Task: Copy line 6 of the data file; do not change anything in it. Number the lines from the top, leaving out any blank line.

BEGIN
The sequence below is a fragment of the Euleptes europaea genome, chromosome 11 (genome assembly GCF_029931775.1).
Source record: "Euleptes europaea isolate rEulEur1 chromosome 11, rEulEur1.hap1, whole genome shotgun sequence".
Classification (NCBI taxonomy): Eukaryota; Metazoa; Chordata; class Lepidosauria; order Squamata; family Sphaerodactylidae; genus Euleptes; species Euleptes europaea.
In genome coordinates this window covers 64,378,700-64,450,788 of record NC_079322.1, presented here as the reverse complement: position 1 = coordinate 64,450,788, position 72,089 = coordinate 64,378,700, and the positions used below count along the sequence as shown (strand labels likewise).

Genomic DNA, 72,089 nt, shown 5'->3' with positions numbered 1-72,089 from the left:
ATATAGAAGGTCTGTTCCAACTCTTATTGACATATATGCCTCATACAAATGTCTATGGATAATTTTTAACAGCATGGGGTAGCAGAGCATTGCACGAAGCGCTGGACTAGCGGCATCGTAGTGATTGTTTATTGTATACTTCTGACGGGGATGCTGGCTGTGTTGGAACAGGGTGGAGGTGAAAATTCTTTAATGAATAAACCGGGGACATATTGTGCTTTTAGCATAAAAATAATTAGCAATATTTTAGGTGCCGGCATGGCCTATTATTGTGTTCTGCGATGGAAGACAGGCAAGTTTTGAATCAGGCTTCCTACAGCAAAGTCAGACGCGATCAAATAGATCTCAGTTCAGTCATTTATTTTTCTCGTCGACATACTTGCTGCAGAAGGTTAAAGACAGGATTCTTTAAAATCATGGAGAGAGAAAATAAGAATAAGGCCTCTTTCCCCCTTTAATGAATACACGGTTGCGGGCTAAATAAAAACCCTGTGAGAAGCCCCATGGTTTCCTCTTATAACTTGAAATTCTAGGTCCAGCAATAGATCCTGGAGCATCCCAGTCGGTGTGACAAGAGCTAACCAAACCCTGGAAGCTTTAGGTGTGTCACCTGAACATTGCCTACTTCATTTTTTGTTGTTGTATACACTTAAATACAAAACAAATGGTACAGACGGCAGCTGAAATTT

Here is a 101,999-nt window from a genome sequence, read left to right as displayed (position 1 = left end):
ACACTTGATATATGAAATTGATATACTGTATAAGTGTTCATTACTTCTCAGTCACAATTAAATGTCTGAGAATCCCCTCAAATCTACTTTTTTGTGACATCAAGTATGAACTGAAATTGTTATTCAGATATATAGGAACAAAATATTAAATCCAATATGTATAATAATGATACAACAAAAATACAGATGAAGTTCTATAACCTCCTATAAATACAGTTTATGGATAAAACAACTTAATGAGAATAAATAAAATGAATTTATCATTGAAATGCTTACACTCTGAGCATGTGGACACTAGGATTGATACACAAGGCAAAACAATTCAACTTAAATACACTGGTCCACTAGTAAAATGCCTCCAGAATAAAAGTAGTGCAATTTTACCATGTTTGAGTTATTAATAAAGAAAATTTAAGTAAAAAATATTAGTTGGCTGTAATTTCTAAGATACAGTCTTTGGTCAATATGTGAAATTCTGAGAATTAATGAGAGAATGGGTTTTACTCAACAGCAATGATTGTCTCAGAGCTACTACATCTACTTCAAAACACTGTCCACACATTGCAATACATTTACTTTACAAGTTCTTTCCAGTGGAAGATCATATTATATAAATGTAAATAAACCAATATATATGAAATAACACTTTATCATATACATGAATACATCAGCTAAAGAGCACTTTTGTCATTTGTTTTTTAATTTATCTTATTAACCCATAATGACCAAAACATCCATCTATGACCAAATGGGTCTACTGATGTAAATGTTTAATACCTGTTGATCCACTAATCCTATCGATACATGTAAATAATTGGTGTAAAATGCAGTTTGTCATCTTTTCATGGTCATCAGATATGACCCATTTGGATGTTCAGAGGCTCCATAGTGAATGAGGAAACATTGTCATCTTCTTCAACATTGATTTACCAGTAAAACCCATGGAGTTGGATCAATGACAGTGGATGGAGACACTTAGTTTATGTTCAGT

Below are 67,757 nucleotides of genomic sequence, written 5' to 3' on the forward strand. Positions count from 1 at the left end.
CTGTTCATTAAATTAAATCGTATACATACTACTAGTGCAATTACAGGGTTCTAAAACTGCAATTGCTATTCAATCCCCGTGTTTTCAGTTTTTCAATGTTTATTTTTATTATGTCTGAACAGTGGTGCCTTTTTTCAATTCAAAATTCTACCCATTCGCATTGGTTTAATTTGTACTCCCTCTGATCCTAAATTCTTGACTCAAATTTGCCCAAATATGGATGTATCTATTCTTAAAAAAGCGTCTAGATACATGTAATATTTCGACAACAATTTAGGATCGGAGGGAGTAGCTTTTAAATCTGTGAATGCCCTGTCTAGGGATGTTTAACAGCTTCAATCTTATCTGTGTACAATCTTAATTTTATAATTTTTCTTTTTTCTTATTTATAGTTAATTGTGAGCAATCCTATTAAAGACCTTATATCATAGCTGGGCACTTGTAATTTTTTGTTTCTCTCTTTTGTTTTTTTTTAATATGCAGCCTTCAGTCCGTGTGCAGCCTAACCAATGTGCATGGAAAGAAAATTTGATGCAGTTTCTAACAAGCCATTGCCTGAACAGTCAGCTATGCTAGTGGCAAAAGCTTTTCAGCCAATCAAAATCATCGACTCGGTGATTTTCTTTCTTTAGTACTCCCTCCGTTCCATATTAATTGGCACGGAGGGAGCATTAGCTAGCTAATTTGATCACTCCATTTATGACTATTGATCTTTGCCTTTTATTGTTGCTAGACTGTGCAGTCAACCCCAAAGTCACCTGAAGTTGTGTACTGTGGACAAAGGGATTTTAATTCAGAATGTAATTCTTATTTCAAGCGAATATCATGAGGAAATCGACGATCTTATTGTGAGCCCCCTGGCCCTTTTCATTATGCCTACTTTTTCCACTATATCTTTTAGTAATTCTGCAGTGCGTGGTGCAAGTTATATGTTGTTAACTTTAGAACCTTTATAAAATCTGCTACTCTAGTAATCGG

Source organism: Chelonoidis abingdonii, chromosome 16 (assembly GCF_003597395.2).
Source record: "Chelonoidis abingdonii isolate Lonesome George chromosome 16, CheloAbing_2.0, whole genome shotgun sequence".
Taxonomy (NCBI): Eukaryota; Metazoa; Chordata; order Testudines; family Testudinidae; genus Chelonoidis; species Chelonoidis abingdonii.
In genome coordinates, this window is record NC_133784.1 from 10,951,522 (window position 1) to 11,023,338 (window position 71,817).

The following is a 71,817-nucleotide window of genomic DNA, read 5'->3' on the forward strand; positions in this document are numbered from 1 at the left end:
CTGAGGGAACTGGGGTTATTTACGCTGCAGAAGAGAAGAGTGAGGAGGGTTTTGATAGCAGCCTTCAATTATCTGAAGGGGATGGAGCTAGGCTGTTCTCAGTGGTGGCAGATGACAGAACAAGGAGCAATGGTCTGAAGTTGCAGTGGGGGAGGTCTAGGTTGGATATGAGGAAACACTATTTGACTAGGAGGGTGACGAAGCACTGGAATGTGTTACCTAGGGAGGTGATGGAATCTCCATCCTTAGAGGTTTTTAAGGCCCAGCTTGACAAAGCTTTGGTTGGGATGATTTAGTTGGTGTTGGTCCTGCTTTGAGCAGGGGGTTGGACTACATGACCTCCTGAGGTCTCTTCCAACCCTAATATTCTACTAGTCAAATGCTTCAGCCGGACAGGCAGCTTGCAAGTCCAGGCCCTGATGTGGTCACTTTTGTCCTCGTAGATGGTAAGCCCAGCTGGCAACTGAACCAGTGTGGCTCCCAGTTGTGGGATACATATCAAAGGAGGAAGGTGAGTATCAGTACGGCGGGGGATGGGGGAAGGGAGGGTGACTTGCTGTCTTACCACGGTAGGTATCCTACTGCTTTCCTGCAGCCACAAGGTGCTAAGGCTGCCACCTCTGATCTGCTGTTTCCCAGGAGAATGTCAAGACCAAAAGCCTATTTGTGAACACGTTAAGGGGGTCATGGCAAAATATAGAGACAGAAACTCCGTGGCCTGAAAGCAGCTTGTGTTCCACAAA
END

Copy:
ATATAGAAGGTCTGTTCCAACTCTTATTGACATATATGCCTCATACAAATGTCTATGGATAATTTTTAACAGCATGGGGTAGCAGAGCATTGCACGAAGCGCTGGACTAGCGGCATCGTAGTGATTGTTTATTGTATACTTCTGACGGGGATGCTGGCTGTGTTGGAACAGGGTGGAGGTGAAAATTCTTTAATGAATAAACCGGGGACATATTGTGCTTTTAGCATAAAAATAATTAGCAATATTTTAGGTGCCGGCATGGCCTATTATTGTGTTCTGCGATGGAAGACAGGCAAGTTTTGAATCAGGCTTCCTACAGCAAAGTCAGACGCGATCAAATAGATCTCAGTTCAGTCATTTATTTTTCTCGTCGACATACTTGCTGCAGAAGGTTAAAGACAGGATTCTTTAAAATCATGGAGAGAGAAAATAAGAATAAGGCCTCTTTCCCCCTTTAATGAATACACGGTTGCGGGCTAAATAAAAACCCTGTGAGAAGCCCCATGGTTTCCTCTTATAACTTGAAATTCTAGGTCCAGCAATAGATCCTGGAGCATCCCAGTCGGTGTGACAAGAGCTAACCAAACCCTGGAAGCTTTAGGTGTGTCACCTGAACATTGCCTACTTCATTTTTTGTTGTTGTATACACTTAAATACAAAACAAATGGTACAGACGGCAGCTGAAATTT